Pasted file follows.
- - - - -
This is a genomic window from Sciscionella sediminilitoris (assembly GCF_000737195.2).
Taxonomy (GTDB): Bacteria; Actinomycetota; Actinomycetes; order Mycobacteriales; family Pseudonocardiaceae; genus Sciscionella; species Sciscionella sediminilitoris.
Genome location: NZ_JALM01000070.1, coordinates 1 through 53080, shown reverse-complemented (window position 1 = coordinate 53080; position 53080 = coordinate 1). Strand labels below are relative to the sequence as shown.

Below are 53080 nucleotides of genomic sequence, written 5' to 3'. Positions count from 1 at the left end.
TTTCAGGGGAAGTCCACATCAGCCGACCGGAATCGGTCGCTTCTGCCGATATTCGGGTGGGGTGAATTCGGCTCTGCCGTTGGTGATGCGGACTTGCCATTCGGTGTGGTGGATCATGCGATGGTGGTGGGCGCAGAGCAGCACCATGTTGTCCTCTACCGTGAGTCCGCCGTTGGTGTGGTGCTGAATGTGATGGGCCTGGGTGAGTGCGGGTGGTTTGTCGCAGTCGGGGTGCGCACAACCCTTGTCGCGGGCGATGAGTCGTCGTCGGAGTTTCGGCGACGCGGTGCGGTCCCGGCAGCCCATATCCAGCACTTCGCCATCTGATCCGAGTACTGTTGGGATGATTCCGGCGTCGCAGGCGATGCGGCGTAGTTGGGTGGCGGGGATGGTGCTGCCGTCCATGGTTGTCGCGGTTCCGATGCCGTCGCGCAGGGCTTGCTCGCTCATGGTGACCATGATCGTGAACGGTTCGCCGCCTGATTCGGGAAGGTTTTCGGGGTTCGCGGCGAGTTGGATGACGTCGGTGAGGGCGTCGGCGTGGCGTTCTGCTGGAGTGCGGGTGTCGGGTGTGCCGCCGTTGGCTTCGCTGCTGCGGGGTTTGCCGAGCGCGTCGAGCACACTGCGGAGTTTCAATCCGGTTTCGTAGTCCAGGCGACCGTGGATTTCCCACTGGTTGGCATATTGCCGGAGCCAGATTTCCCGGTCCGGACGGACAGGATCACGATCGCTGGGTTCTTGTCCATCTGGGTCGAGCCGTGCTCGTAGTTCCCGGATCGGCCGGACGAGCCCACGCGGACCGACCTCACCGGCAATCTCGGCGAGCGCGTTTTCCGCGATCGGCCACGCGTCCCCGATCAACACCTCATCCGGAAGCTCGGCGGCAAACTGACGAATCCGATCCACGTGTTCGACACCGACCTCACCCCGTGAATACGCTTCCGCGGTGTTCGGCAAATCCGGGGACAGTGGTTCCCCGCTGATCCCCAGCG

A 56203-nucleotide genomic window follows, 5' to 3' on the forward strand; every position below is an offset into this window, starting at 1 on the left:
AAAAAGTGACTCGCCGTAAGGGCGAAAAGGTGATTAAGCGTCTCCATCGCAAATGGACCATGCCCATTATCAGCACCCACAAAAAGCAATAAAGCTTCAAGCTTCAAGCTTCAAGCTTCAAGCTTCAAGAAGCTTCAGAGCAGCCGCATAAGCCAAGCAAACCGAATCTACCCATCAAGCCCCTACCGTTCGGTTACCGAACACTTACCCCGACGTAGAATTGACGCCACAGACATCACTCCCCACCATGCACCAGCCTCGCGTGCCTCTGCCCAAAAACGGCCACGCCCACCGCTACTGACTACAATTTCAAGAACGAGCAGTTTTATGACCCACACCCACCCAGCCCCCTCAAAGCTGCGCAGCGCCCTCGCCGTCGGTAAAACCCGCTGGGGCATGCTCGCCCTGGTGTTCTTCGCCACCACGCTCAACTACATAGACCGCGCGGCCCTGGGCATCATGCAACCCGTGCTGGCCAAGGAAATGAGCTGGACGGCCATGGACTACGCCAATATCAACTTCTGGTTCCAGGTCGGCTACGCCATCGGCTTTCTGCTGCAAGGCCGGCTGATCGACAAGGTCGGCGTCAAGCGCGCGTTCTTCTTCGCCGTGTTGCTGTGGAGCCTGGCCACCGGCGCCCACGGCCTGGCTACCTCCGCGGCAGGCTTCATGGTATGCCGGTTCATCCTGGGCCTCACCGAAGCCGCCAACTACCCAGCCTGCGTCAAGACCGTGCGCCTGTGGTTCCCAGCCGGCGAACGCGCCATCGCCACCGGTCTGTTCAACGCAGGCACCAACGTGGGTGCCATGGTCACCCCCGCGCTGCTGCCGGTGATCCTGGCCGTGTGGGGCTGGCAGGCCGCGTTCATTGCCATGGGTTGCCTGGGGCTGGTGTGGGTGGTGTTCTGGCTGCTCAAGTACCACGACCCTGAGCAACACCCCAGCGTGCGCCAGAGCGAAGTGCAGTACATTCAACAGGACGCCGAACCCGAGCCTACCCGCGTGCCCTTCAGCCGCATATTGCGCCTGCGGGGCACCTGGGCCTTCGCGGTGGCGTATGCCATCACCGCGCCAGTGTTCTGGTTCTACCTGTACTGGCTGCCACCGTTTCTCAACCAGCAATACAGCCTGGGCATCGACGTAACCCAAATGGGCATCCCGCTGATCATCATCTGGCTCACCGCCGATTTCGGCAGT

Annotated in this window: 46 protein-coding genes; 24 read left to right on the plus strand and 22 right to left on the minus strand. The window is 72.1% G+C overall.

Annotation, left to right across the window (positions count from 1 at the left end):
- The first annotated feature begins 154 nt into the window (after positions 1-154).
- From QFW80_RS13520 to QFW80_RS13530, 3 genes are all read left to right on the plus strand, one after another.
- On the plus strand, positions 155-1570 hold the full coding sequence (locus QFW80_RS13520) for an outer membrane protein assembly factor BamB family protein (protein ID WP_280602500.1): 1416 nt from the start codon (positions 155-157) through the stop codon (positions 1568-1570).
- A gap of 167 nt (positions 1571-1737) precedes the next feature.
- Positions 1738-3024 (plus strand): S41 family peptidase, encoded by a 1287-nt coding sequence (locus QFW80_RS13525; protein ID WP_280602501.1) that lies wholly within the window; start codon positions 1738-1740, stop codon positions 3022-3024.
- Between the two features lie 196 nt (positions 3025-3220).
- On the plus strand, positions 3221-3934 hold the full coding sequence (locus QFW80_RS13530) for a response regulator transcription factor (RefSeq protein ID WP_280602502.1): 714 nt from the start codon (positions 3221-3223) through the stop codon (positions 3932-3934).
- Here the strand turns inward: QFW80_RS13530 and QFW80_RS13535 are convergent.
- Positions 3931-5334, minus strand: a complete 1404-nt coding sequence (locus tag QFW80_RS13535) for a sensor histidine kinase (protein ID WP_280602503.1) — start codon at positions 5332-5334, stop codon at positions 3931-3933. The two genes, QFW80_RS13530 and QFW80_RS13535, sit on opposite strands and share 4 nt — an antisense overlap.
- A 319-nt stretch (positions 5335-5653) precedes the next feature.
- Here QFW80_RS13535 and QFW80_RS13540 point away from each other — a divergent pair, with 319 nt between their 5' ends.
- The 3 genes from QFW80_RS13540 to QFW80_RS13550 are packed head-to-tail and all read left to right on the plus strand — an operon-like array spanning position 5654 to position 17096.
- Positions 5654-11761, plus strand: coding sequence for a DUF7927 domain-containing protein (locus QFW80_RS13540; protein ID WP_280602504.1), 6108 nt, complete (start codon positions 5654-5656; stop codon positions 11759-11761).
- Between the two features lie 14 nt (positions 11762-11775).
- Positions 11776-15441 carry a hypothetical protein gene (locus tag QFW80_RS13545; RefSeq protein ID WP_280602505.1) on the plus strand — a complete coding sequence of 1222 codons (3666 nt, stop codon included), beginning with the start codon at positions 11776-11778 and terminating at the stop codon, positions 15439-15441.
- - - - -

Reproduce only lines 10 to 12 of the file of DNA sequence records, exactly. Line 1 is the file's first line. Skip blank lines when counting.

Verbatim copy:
- The first annotated feature begins 154 nt into the window (after positions 1-154).
- From QFW80_RS13520 to QFW80_RS13530, 3 genes are all read left to right on the plus strand, one after another.
- On the plus strand, positions 155-1570 hold the full coding sequence (locus QFW80_RS13520) for an outer membrane protein assembly factor BamB family protein (protein ID WP_280602500.1): 1416 nt from the start codon (positions 155-157) through the stop codon (positions 1568-1570).